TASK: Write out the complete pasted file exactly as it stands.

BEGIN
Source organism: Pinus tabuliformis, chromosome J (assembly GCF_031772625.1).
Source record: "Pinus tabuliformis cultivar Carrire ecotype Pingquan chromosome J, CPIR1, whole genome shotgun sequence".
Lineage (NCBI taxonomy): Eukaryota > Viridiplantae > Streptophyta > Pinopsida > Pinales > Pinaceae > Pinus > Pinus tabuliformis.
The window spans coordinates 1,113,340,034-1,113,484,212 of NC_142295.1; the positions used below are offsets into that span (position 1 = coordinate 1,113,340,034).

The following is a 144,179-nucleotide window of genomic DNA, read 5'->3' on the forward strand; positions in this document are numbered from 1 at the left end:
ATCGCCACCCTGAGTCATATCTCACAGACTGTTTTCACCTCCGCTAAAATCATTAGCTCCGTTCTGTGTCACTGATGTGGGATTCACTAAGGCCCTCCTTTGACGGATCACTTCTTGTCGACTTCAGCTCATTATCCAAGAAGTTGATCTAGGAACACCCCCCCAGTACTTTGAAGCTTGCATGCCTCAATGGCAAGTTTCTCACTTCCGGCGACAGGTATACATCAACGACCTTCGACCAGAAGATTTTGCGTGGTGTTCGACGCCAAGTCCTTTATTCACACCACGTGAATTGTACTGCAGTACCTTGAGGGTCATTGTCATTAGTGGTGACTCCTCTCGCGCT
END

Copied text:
Source organism: Pinus tabuliformis, chromosome J (assembly GCF_031772625.1).
Source record: "Pinus tabuliformis cultivar Carrire ecotype Pingquan chromosome J, CPIR1, whole genome shotgun sequence".
Lineage (NCBI taxonomy): Eukaryota > Viridiplantae > Streptophyta > Pinopsida > Pinales > Pinaceae > Pinus > Pinus tabuliformis.
The window spans coordinates 1,113,340,034-1,113,484,212 of NC_142295.1; the positions used below are offsets into that span (position 1 = coordinate 1,113,340,034).

The following is a 144,179-nucleotide window of genomic DNA, read 5'->3' on the forward strand; positions in this document are numbered from 1 at the left end:
ATCGCCACCCTGAGTCATATCTCACAGACTGTTTTCACCTCCGCTAAAATCATTAGCTCCGTTCTGTGTCACTGATGTGGGATTCACTAAGGCCCTCCTTTGACGGATCACTTCTTGTCGACTTCAGCTCATTATCCAAGAAGTTGATCTAGGAACACCCCCCCAGTACTTTGAAGCTTGCATGCCTCAATGGCAAGTTTCTCACTTCCGGCGACAGGTATACATCAACGACCTTCGACCAGAAGATTTTGCGTGGTGTTCGACGCCAAGTCCTTTATTCACACCACGTGAATTGTACTGCAGTACCTTGAGGGTCATTGTCATTAGTGGTGACTCCTCTCGCGCT